Writerly Requirements

Writing full-time is the fulfillment of a dream. I have the unabashed joy of spending my days making stuff up (for which I heartily thank you, my dear reader). But occasionally into this idealistic existence, some less than ideal activities descend.  Copy-edits are one of them.

In some ways, it’s a nice break from plowing the virgin page with a new story. It gives me a chance to revisit something I wrote months ago and have half forgotten. I appreciate the dedicated professionals who scrub my prose and help make my work the best it can possibly be.

But sometimes, a copy editor is intrusive. He/she may not know period slang or other language usage that provides the flavor of the time period in which my story is set. Sometimes, it’s more than a spelling/grammar correction. Sometimes words are changed, strangling my voice. Occasionally, an entirely foreign sentence will appear in the manuscript, glaring up at me like a cuckoo’s egg.

Another writing duty that comes my way is providing my editor with a one-two page synopsis to be used internally by marketing to assist them in selling the story to the buyers. (Not to be confused with readers. The buyers are the ones who decide what titles will appear on the shelves and in what quantities.) Reducing a 400 page story to one or two, including all the essential plot points, complications and resolutions while also delivering a taste of my “voice,” is a little like sinking all the pool balls in a single lucky shot.

So today, after I play with my new hero for as long as it takes to hit my page count, I’ll crack open the copy edits. Later this evening, I’ll continue to reread the manuscript I have to shrink to a mini-synopsis. For a few more days, I’ll be juggling these extra balls, but please don’t think I’m complaining. I love my job! If the Prize Patrol rolled up to my building tomorrow, I’d still make stuff up. That’s how much I love writing. I meant this post as a peek into some of the things an author is required to do besides creating a new story.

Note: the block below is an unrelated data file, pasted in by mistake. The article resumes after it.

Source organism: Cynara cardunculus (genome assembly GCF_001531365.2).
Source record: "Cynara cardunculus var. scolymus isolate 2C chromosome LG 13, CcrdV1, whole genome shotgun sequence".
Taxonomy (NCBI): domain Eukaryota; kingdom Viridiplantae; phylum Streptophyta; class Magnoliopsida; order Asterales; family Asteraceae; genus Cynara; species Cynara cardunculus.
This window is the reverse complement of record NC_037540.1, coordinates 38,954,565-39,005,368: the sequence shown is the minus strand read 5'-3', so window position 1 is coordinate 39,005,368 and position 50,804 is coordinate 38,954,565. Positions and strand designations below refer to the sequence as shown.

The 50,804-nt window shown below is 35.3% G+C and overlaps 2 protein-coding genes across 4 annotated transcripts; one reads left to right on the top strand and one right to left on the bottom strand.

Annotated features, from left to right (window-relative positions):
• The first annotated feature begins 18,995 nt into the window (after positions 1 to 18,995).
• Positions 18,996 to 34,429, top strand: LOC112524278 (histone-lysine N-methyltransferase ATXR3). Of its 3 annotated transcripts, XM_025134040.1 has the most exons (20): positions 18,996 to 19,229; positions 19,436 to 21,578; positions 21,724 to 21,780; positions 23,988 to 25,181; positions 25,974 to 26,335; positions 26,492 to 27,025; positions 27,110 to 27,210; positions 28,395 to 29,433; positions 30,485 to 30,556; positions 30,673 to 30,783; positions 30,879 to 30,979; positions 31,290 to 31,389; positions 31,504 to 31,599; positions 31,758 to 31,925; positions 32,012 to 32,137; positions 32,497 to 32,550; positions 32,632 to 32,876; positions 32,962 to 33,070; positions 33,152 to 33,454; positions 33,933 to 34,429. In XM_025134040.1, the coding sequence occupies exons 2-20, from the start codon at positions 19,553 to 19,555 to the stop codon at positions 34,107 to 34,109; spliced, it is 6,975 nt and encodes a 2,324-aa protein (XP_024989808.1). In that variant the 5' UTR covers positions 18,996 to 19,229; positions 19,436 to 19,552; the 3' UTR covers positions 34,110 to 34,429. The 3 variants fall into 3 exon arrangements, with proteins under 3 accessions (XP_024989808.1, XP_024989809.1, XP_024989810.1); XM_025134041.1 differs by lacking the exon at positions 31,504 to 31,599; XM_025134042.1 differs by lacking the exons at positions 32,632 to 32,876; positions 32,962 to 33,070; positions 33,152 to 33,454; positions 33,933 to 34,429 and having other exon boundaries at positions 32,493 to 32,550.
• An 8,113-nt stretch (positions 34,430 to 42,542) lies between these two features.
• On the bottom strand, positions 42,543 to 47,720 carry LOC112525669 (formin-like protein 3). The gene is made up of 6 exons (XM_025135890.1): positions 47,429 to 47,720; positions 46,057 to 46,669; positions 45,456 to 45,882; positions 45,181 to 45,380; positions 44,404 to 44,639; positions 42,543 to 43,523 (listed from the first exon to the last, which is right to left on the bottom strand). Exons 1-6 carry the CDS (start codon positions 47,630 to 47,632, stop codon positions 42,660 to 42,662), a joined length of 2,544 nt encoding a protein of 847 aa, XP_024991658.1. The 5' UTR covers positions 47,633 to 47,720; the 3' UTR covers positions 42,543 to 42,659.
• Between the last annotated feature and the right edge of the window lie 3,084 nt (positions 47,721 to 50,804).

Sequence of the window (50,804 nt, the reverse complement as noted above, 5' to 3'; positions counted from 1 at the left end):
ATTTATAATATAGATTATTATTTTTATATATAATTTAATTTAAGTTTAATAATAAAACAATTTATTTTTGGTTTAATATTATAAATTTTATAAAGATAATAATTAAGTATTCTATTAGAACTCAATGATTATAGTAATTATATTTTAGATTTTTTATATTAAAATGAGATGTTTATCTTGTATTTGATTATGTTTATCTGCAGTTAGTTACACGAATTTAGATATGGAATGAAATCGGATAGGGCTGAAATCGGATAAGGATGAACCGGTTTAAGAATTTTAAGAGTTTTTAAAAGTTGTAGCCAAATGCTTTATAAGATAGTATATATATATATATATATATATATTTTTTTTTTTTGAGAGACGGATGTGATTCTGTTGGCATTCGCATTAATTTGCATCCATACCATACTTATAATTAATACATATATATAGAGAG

How about your job? Are there things about it you enjoy less than others? If the Prize Patrol visited your house, would you still do it?

6 thoughts on “Writerly Requirements

  1. Bebe Bettis says:

    Please, please, Prize Patrol, come visit me :) I do love teaching, but I’d love even better to be able to write full time–although I’d have to do serious motivational work to adapt to all that ‘free’ time. I seem to produce best–or at least most–under deadlines.

    Thanks for the peep into your writing process. It is a little reassuring to know multi-pubbed authors face the same challenges in producing the mini-synopsis that many of us not-yet-pubbed face with creating blurbs, etc.

    (I love playing with my hero, too :)

    Oh, and I do like your new website.

    1. Mia Marlowe says:

      Thanks, Bebe! I’ve always given myself a deadline even before I published. I figured eventually I’d have to produce under pressure, so why not practice sticking with a writing schedule? A looming deadline does have a way of focusing the mind.

      Synopses are a deadly fact of life. Not everyone at a publishing house has time to read every book they publish, but a short synopsis gives them enough info to give my book a push to buyers. I want them to fall in love with the premise.

  2. Hi Mia–this is interesting peek at the ins and outs of your writing days! I think having this type of variety is important in any job. Without the tasks we enjoy least, we wouldn’t be cracking our knuckles to get back to the ones we like best. Maybe this sounds Pollyanna, but I do feel it in my own workdays.

    If the Prize Patrol visited my house, I’d keep writing as much as I could. I’m pretty compulsive (*understatement alert*), and writing is what makes me feel satisfied with my accomplishments for the day.

    1. Mia Marlowe says:

      You’re right, Theresa. We need variety.

      Going over copy edits and writing a taut synopsis is a like singing scales. You have to limber up the pipes to sing an aria. I’ll look at these tasks as exercises to warm up my writing fingers.

  3. Plowing the virgin page? I love it. *grin*

    I’m with you, doll. I love what I do. I could win the lottery or strike oil and I’d still write.

    I was talking retirement with some of my rl friends and they couldn’t believe I didn’t have a list of things I want to do when I retire. I don’t plan on retiring. I plan to write until my fingers fall off and I’m thankful for every day I get to sit down and spill the colors from my imagination all over the page. :)

    1. Mia Marlowe says:

      Writing is a freeing experience isn’t it, Saranna? I love the way your colors spill. ;-)

      I have a list of things to do when the DH retires–a veritable cornucopia of delightful adventures for us to share–but writing will always figure prominently in my days.

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